maintenance or the nature of the material such that items w ill need to be
modified from time to time?
· Money: Are you trying to earn money from the presentation? Is the goal to
impress people to obtain other jobs? Are you building an on-line gallery?
· Objective: What is the main objective? Is it designed for personal
satisfaction, for a class, for a friend or for a business?
· Resea rch: Does the project require a lot of research? Can the research be
accomplished on-line? The time frame w ill influence the level of research
you can conduct.
· Writing: Is the goal to have accurate and error-free writing? Do you want
high-quality content? Do you want visitors to read everything you write?

Outlining: It is a good idea to produce an outline. This can be done in many ways.
Generally it is a two-step process:
1. Develop the writing for the presentation
2. Then code it in HTML.

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These two steps can be completely independent, but experience shows that writing
and coding together leads to an incremental development process and a better

Navigation: The navigational tools provide hy perlinks that allow the readers to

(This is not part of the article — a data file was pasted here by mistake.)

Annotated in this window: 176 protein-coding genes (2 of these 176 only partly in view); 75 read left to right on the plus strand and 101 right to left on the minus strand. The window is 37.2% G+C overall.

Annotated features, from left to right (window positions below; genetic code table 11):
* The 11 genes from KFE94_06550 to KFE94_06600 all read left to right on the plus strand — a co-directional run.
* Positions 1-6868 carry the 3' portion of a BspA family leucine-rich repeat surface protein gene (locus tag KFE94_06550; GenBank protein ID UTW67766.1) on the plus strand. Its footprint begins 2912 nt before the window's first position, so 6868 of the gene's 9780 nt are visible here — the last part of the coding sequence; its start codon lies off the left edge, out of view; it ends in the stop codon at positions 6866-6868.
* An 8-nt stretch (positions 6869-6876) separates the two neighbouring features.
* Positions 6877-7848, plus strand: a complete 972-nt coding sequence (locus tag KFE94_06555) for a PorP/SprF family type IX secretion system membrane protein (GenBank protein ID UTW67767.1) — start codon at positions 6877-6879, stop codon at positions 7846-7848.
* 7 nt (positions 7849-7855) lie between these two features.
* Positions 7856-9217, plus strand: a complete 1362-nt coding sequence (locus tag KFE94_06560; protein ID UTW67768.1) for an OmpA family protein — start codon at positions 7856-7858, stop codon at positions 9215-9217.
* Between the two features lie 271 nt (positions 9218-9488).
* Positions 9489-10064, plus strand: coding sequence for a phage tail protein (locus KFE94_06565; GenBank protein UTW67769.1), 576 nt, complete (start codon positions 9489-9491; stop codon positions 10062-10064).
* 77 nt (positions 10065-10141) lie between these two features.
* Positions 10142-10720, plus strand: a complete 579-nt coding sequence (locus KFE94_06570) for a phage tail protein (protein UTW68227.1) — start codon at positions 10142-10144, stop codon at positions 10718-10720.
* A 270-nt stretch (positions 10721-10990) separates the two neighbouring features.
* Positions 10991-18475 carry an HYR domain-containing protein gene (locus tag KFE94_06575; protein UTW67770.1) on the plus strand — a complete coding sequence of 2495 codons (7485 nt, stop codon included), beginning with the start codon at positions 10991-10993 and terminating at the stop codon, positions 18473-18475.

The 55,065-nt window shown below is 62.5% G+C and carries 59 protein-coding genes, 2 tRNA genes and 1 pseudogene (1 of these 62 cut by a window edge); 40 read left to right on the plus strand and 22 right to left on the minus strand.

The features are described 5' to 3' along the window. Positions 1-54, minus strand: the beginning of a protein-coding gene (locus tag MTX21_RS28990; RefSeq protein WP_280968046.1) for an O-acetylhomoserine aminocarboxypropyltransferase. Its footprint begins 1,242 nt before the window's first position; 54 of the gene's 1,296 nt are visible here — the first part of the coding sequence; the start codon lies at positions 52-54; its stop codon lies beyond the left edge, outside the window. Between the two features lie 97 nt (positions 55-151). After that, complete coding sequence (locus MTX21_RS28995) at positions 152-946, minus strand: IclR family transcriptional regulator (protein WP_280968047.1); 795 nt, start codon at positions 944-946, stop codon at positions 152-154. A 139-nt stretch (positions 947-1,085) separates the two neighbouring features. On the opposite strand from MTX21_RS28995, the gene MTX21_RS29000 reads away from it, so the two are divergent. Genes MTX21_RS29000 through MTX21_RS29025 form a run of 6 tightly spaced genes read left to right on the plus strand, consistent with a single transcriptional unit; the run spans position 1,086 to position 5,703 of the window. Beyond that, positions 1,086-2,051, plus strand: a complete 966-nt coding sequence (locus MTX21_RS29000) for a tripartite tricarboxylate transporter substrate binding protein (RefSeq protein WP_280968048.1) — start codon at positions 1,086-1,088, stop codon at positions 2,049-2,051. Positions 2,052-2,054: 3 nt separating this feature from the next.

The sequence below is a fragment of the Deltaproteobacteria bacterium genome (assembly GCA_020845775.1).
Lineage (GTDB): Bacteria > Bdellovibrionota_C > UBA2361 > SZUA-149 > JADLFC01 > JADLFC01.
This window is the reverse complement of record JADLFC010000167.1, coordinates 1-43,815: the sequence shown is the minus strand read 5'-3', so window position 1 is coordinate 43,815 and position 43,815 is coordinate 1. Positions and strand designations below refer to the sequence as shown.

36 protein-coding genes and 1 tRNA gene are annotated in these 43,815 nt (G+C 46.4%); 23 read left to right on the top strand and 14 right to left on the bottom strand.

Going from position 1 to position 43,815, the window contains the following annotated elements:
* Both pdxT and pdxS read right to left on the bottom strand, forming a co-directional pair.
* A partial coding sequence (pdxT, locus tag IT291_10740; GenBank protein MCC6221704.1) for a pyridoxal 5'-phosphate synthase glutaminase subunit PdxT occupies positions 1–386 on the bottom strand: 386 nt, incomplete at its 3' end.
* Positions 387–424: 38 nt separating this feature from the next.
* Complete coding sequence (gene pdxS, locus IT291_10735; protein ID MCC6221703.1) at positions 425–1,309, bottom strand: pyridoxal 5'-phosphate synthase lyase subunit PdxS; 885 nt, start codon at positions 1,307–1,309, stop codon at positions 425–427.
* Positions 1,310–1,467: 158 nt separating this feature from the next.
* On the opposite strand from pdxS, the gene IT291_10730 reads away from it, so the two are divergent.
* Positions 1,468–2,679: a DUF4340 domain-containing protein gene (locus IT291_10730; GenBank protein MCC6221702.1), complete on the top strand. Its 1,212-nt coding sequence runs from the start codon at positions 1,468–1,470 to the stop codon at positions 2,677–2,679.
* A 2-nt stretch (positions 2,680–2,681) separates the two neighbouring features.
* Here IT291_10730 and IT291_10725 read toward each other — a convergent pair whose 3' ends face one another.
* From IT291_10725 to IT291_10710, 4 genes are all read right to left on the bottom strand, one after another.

move more smoothly through the pages. It should be convenient for the users to
return to either the main page or an index.

General organizational arrangement of web presentation is as follows:
· Circular: The circular arrangement of web pages supports forward and
backward movement through the pages. This format is especially good for
describing step-by-step procedures or instructions or for dividing up text
that should be read sequentially.
· Exploratory: The exploratory arrangement allows jumping from nearly
every page to nearly every other page in an order determined by the user.
This form is similar to spider web and it works best for describing things like
geographical areas or maps.
· Hiera rchical: The hierarchical arrangement permits a more limited number
of hyperlinks from the introductory page and each succeeded page leads to
additional hyperlinks. This arrangement yields a treelike or directory

Design a nd Coding: To write an effective web presentation, set the goals and
develop an outline and a global nav igational design. Producing an HTML document
from a design involves coding as well as writing.
The design and coding process is as follows:
· Navigating: Design the strategy based on navigation. Once a strategy is
designed, add the HTML code. Set up the appropriate number of pages and
the hyperlinks between them. Migrate the relevant parts of the outline into
each page, but keep a copy of the original outline.
· Coding and Writing: With the outlining and coding, we have created
places for the writing. If we are experts in w riting block, continue coding. If
not, do more writing. Periodically view what we have created.
· Rev ising: After completion of the first draft of the presentation, revise the
project with a new perspective.